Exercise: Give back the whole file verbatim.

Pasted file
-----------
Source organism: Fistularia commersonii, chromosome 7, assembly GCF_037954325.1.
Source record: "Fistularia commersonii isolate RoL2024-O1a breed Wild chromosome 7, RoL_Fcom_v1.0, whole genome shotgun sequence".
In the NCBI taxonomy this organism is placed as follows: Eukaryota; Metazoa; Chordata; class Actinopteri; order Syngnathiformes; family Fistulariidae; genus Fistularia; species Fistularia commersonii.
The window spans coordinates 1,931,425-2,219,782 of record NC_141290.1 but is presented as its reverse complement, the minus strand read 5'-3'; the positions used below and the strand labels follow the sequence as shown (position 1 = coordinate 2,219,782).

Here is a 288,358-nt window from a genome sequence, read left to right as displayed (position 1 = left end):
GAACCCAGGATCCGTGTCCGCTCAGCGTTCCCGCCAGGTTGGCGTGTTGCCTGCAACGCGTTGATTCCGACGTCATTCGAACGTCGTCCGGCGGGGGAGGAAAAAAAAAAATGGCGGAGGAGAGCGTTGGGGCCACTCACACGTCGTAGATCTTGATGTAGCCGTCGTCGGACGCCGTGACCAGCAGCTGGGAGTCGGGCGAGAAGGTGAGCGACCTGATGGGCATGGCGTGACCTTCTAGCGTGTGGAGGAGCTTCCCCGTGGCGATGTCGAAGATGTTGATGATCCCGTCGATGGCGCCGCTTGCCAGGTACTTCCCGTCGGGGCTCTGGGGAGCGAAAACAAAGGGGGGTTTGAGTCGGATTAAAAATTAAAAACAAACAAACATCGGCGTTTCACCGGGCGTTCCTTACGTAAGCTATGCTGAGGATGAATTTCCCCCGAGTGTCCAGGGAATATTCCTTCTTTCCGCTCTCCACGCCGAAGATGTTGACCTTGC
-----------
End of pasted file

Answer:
Source organism: Fistularia commersonii, chromosome 7, assembly GCF_037954325.1.
Source record: "Fistularia commersonii isolate RoL2024-O1a breed Wild chromosome 7, RoL_Fcom_v1.0, whole genome shotgun sequence".
In the NCBI taxonomy this organism is placed as follows: Eukaryota; Metazoa; Chordata; class Actinopteri; order Syngnathiformes; family Fistulariidae; genus Fistularia; species Fistularia commersonii.
The window spans coordinates 1,931,425-2,219,782 of record NC_141290.1 but is presented as its reverse complement, the minus strand read 5'-3'; the positions used below and the strand labels follow the sequence as shown (position 1 = coordinate 2,219,782).

Here is a 288,358-nt window from a genome sequence, read left to right as displayed (position 1 = left end):
GAACCCAGGATCCGTGTCCGCTCAGCGTTCCCGCCAGGTTGGCGTGTTGCCTGCAACGCGTTGATTCCGACGTCATTCGAACGTCGTCCGGCGGGGGAGGAAAAAAAAAAATGGCGGAGGAGAGCGTTGGGGCCACTCACACGTCGTAGATCTTGATGTAGCCGTCGTCGGACGCCGTGACCAGCAGCTGGGAGTCGGGCGAGAAGGTGAGCGACCTGATGGGCATGGCGTGACCTTCTAGCGTGTGGAGGAGCTTCCCCGTGGCGATGTCGAAGATGTTGATGATCCCGTCGATGGCGCCGCTTGCCAGGTACTTCCCGTCGGGGCTCTGGGGAGCGAAAACAAAGGGGGGTTTGAGTCGGATTAAAAATTAAAAACAAACAAACATCGGCGTTTCACCGGGCGTTCCTTACGTAAGCTATGCTGAGGATGAATTTCCCCCGAGTGTCCAGGGAATATTCCTTCTTTCCGCTCTCCACGCCGAAGATGTTGACCTTGC